The above scenario continues to be subject to risks and to a high degree of uncertainty. Among the upside risks to inflation are pressures on the peso exchange rate due to an environment of higher external interest rates and U.S. dollar strength, and to persisting uncertainty in both the external and domestic fronts, among which the NAFTA renegotiation stands out. In the event of a scenario in which the real exchange rate would need to adjust, Banco de México will make sure it takes place in an orderly manner, and with no second-round effects on the economy’s price formation process. On the other hand, the risk of additional upward pressures on some energy prices or of increases in agricultural prices persists. There is also the risk that the trade policy measures adopted by the U.S. give rise to an escalation of protectionist and countervailing actions that could adversely affect the behavior of inflation. As for downside risks, the peso could appreciate if NAFTA negotiations turn out to be favorable. Summing up, since the last monetary policy decision, the balance of risks to the forecasted trajectory of inflation remains biased upwards, in an environment of high uncertainty.

To guide its monetary policy actions, Banco de México’s Governing Board follows closely the development of inflation vis-à-vis its anticipated trajectory, taking into account the monetary policy stance adopted and the time frame in which monetary policy operates, as well as available information on all inflation determinants and on medium- and long-term inflation expectations, including the balance of risks for such factors. Given the Mexican economy’s recent developments and, in particular, that the shocks that have affected inflation recently are of a transitory nature, and considering that core inflation is expected to continue on a downward trend, Banco de México’s Governing Board has voted unanimously to maintain the target for the overnight interbank interest rate unchanged at 7.75%.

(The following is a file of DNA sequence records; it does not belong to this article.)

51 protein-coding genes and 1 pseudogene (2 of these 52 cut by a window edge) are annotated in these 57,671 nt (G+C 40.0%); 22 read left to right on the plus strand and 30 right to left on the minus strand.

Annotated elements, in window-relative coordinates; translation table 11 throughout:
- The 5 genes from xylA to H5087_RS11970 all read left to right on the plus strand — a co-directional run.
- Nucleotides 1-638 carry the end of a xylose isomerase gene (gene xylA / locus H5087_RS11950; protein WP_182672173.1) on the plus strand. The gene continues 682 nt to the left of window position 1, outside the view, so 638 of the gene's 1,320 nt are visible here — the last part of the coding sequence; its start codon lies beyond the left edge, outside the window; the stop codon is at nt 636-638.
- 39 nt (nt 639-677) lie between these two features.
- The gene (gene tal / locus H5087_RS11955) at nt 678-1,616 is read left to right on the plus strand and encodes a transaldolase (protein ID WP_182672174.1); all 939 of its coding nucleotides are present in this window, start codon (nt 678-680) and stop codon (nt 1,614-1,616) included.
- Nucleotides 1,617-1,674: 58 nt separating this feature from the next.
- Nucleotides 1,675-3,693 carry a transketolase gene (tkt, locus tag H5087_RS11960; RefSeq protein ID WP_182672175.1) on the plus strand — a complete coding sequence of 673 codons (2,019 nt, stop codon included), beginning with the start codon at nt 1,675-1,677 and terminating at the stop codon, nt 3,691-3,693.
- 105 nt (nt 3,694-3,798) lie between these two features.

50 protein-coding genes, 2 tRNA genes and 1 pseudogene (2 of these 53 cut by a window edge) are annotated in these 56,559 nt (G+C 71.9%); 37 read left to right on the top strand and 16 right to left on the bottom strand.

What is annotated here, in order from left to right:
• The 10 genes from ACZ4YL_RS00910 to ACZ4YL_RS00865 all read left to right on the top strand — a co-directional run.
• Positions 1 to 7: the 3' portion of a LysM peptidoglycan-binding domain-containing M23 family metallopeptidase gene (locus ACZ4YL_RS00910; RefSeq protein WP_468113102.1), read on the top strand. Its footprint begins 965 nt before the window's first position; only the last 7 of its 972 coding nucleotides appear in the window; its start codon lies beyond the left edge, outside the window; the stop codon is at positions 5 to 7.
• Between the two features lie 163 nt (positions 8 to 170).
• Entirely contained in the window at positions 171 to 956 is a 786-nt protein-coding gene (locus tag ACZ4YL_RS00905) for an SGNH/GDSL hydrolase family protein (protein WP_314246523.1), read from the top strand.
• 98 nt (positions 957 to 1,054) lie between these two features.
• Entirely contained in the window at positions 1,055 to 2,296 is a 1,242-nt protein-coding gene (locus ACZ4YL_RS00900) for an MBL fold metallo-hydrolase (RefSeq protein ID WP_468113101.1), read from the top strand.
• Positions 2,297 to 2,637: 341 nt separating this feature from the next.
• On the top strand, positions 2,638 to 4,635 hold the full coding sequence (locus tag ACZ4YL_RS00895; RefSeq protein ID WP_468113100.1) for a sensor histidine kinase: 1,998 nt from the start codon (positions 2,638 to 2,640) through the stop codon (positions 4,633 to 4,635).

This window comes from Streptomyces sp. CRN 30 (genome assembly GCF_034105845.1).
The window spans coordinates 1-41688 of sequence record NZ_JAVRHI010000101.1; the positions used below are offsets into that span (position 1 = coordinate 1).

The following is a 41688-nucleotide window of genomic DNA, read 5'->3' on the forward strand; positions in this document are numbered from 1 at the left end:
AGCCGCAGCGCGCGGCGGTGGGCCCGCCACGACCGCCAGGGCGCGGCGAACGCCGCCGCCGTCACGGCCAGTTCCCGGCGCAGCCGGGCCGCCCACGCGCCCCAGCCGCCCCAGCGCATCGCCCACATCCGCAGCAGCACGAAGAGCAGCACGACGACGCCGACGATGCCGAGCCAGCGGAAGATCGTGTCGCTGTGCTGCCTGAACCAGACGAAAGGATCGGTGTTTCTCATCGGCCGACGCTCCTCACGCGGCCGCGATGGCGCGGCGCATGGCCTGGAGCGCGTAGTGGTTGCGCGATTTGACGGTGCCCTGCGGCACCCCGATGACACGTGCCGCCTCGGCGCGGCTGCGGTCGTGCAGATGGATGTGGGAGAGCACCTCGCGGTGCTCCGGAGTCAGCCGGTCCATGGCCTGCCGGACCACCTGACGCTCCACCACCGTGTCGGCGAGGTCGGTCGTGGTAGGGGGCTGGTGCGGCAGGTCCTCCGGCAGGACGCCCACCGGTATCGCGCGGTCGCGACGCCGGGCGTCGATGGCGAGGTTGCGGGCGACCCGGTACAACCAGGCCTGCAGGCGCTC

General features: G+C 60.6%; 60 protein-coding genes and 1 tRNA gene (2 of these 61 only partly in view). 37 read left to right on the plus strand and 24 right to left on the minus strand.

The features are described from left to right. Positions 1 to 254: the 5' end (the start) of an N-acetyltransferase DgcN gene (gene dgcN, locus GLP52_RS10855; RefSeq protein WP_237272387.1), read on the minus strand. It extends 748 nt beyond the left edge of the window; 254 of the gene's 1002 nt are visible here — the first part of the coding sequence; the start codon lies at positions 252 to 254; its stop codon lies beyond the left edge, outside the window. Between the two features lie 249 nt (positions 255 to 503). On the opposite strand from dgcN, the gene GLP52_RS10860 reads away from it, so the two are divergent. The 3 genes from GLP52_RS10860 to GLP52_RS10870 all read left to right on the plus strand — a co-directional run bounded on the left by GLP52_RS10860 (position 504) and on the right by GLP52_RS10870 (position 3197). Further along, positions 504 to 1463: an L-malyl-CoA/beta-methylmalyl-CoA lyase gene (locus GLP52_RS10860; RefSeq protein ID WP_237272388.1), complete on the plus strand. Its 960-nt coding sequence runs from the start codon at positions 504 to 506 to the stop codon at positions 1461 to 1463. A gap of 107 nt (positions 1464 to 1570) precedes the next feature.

Looking ahead, the Governing Board will maintain a prudent monetary policy stance and will continue to follow closely the potential pass-through of exchange rate fluctuations to prices, the monetary policy stance relative to that of the U.S., and the conditions of slack in the Mexican economy. In the presence and possible persistence of factors that, by their nature, involve risks to both inflation and inflation expectations, monetary policy will be adjusted in a timely and robust manner to achieve the convergence of inflation to its 3% target and to firmly anchor medium- and long-term inflation expectations so that they attain such target."